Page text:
The phase-out and subsequent repeal of the New Jersey Estate Tax has been highly publicized and celebrated, but lost in the euphoria is the fact that New Jersey still has an Inheritance Tax.
The much maligned Estate Tax applied generally to estates in excess of $675,000 at a rate as high as 16%. Effective January 1, 2017, the exemption increased to $2,000,000, and effective January 1, 2018, the tax will be repealed in its entirety (absent future legislative action to the contrary). While the repeal of the Estate Tax is a universally-welcomed development, the Inheritance Tax lurks as an unpleasant surprise.
The Inheritance Tax applies to gifts to certain “non-exempt” beneficiaries which occur either: (1) at death, or (2) in contemplation of death or which are intended to take effect at or after death. While the Estate Tax is not concerned with the identity of the beneficiary (other than, generally, a spouse or charity, transfers to whom are generally exempt from tax), the Inheritance Tax applies only to transfers to individuals other than a spouse, an ancestor (i.e. parents, grandparents, etc…) or lineal descendants (children, grandchildren, etc…). When applicable, the tax is not insignificant: 11%-16% on transfers to siblings and in-laws, and 15%-16% on transfers to everyone else. Plus, unlike the Estate Tax, the tax is imposed on the first dollar, with no exemptions other than a $25,000 exemption for siblings and in-laws and an exemption for transfers of less $500.
While it’s easy enough to understand the concept of the tax applying to transfers at death, whether under a will, through intestacy, or as a result of being a named beneficiary of a retirement account or life insurance policy (although the Inheritance Tax does not apply to life insurance benefits paid to a named beneficiary other than an estate), the application of the tax to gifts made “in contemplation of death” or “intended to take effect at or after death” is more likely to take beneficiaries by surprise.
Any gift made within three years of death to a non-exempt beneficiary, such as siblings, nieces, nephews, in-laws or friends, is presumed to be made in contemplation of death and therefore subject to Inheritance Tax. That presumption can be overcome, but it’s not easy. The bottom line is that if someone intends to make a gift and decides to make it while they are alive rather than at death (for example, by Will), then the presumption will most likely not be overcome.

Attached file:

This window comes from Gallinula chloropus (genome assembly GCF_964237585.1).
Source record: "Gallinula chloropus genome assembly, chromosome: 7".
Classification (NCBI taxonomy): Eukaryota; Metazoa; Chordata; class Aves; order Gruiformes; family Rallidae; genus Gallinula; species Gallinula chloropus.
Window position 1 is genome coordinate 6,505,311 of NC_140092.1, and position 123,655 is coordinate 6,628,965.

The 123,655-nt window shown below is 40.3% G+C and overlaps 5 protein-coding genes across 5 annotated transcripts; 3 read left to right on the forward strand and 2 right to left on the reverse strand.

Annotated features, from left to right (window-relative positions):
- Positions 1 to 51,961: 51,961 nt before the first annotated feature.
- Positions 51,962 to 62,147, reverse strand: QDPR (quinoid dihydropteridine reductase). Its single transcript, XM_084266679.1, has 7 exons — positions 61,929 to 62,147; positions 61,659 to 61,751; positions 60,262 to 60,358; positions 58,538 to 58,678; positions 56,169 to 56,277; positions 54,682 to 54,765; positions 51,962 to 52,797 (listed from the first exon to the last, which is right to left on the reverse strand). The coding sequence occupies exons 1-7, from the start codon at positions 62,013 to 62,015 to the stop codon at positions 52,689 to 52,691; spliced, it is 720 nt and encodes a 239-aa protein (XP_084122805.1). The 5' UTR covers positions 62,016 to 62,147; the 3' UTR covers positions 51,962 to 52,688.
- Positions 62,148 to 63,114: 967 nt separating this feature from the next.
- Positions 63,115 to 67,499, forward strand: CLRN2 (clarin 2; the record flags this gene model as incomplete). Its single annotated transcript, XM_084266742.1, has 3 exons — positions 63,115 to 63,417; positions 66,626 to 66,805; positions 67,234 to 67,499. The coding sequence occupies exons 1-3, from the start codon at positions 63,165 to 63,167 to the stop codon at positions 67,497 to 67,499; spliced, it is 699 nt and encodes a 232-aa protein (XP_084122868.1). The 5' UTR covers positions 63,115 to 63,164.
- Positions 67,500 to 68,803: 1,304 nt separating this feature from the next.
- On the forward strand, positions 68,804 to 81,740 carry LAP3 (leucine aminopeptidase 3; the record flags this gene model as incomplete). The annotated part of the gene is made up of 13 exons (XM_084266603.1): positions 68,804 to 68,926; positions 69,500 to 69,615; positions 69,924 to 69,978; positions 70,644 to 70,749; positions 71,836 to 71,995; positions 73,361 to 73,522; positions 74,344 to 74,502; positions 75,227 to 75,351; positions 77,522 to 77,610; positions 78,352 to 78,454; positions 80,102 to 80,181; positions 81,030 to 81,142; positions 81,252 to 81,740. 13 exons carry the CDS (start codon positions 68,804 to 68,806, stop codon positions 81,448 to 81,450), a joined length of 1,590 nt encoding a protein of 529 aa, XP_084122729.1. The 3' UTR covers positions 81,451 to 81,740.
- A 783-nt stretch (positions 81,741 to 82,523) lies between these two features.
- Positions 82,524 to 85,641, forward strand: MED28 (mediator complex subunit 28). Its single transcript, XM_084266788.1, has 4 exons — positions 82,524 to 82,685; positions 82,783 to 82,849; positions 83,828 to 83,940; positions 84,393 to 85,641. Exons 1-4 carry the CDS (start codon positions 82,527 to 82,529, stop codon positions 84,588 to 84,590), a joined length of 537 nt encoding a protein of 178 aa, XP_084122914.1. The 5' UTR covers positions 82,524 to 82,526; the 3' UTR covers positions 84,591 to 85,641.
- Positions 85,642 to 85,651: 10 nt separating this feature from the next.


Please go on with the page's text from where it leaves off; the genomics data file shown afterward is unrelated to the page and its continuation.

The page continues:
However, if it is a question of whether to make a gift at all, not simply when to make it, it’s possible that the presumption can overcome. For example, father wants to transfer property to son, an exempt beneficiary for Inheritance Tax purposes, but son asks that the property be put in his wife’s name. If father dies within three years of making the gift, the transfer to the daughter-in-law, a non-exempt beneficiary, is presumed to be in contemplation of death and subject to Inheritance Tax. However, a good argument can be made that the transfer was not in contemplation of death because father did not originally intend to make a gift to his daughter-in-law, particularly if father’s Will provides that the property passes to his son at death.
A recent New Jersey Tax Court case, Estate of Mary Van Riper v. Director, Division of Taxation, highlights the applicability of the tax to transfers intended to take effect at or after death. In that case, Mr. and Mrs. Van Riper transferred their home to an irrevocable trust in 2007 and retained the right to live there for the rest of their lives (a “life estate”). The trust provided that when they both died, the home would go to their niece. Mr. Van Riper died three months after the trust was formed, and Mrs. Van Riper died in 2013.
The niece argued that the Inheritance Tax did not apply because the trust was created more than three years prior to Mrs. Van Riper’s death. The court disagreed, holding that even though the transfer of the property to an irrevocable trust was more than three years prior to death, the Van Ripers retained life estate in the home postponed the niece’s enjoyment of the property until the death of both transferors. Therefore, the Inheritance Tax applied because it was a transfer “intended to take effect at or after death.”
Note that while the niece was undoubtedly disappointed with the court’s decision, the Inheritance Tax may have been partially or entirely offset by a hidden income tax benefit. While the retained life estate resulted in Inheritance Tax, it also bestowed an income tax basis “step-up” in the property to fair market value as of the date of death, thereby protecting all pre-death appreciation in the property from federal or New Jersey income tax.
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